Other standard team modes like Capture the Flag, King of the Hill and Dominion (capture points on the map) are complemented by exciting game types like Flood (convert players into Flood zombies), Regicide (hunt down the leading points scorer for a bounty) and Oddball (hold on to a skull for as long as possible to rack up points). It’s when you start earning experience points for playing and achieving in your online matches when things start getting very interesting.

As is expected from any multiplayer game these days, you’ll rank up by earning hundreds, thousands and then ultimately hundreds of thousands of experience points, and for every rank you gain you’ll earn a Spartan Point to unlock anything from weapons and new Armour Abilities, to armour and ability upgrades. While using your accumulated points for new guns and grenades is cool, you’ll want to eventually spend them on attachments that improve your shield recharge rate in battle, decrease your reload time or allow you to equip two primary weapons at the start of a match.

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As seen in Halo Reach, you’ll also be able to unlock customisation options to personalise the look of your in-game Spartan and mix and match emblem shapes and colours – all superfluous cosmetic changes, but some of the gear down the unlock lists looks truly epic… Halo fans will be busy for quite some time!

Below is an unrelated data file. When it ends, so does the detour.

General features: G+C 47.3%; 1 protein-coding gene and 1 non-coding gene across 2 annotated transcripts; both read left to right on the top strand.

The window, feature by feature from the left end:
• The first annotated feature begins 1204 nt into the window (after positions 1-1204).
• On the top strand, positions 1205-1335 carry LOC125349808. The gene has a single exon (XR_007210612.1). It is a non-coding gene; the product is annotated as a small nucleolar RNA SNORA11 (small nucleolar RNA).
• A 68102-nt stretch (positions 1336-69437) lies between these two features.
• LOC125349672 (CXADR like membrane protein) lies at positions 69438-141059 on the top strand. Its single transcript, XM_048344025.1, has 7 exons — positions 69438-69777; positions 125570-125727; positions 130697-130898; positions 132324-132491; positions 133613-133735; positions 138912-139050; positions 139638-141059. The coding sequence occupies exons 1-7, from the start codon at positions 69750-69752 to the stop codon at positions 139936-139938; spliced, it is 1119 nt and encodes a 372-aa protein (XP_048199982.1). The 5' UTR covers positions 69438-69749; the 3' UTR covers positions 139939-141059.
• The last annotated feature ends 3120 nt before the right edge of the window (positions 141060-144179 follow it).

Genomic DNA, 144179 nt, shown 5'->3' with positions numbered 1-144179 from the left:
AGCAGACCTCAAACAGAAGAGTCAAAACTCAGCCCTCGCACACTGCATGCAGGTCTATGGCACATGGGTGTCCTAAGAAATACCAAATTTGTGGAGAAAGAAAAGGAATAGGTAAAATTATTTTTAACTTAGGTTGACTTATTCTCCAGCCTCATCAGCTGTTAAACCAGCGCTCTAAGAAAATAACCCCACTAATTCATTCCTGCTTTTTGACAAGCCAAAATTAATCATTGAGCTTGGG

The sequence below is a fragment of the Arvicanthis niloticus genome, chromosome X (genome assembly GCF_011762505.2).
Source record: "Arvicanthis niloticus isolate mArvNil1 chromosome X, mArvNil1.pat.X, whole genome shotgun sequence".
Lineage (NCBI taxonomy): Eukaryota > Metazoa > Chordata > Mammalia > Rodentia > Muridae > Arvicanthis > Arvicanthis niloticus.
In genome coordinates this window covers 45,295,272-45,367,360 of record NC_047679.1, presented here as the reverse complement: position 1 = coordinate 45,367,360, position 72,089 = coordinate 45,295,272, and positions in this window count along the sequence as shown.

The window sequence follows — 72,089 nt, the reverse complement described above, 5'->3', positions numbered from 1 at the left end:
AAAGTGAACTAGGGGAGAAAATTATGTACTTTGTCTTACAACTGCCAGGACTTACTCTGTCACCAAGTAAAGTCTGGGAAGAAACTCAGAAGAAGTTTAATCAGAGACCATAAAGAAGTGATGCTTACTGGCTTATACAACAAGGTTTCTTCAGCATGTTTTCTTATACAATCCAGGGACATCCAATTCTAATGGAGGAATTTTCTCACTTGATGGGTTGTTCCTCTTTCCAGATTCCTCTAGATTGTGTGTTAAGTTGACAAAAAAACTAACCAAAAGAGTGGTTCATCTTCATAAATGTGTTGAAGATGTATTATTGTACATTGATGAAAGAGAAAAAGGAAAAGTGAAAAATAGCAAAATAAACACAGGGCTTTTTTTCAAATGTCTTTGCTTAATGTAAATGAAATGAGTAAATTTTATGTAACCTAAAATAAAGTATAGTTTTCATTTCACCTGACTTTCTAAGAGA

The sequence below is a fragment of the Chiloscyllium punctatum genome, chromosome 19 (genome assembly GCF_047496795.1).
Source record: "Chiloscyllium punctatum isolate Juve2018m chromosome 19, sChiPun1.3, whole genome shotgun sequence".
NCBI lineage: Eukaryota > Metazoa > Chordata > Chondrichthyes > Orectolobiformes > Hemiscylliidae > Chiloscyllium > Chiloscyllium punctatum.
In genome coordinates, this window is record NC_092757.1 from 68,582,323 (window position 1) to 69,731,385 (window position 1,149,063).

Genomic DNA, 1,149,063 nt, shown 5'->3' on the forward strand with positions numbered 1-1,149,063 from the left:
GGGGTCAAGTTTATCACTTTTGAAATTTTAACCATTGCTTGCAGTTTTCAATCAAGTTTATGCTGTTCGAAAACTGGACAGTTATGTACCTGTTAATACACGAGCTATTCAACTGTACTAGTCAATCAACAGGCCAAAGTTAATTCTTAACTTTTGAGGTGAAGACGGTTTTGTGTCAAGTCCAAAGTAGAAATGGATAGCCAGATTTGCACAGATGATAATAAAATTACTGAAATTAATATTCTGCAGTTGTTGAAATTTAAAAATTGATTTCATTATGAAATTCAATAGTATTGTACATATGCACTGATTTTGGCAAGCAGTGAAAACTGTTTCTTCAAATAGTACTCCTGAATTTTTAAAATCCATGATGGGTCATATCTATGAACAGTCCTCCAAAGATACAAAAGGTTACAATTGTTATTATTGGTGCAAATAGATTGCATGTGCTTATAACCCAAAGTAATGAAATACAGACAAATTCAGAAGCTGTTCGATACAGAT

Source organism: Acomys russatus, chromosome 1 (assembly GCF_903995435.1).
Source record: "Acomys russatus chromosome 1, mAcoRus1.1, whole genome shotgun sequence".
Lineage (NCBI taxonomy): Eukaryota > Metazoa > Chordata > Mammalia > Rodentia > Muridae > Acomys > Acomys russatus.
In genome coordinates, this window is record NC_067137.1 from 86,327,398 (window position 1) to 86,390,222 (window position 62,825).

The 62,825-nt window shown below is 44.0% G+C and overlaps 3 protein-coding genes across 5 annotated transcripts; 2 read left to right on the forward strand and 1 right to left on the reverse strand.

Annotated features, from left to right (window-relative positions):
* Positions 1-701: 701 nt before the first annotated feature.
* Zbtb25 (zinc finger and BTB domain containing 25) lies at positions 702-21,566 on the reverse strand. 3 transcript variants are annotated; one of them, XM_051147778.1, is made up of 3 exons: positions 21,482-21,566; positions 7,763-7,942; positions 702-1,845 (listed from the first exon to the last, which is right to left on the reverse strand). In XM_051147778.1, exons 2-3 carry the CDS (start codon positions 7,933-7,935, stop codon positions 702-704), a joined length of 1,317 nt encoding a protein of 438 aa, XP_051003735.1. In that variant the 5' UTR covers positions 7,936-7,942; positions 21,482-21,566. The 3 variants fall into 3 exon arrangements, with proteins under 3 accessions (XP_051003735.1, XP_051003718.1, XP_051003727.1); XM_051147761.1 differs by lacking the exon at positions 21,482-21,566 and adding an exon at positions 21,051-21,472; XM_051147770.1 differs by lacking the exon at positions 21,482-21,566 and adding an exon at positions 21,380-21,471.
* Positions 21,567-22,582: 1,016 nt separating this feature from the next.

Helping players on their way to rank up and earn more combat abilities and customisation pieces are the weekly challenges set by 343 Industries, tasking you with completing in-game assignments to net enormous amounts of experience points. Anything from finishing a section of the campaign on a certain difficulty setting to dispatching a certan number of online players will provide great rewards, and like Halo Reach, I can see these challenges (and the compulsion to complete them) becoming very addictive for competitive players.

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What is new and exciting in the world of Halo is the ‘Spartan Ops’ menu option, which will provide players with story-driven gameplay vignettes that further the Halo narrative and aim to expand the universe with more meaningful characters and scenarios through regularly updated missions. At the moment, only the first five-part season of Spartan Ops is available, most of which boils down to fights for survival against waves of enemies, but I’m definitely intrigued by the future of this method of delivering fresh content to Halo 4 players, essentially promising to give us new reasons to frequently jump back into the story of the series for 45 minutes at a time, with a few friends in the mix, too.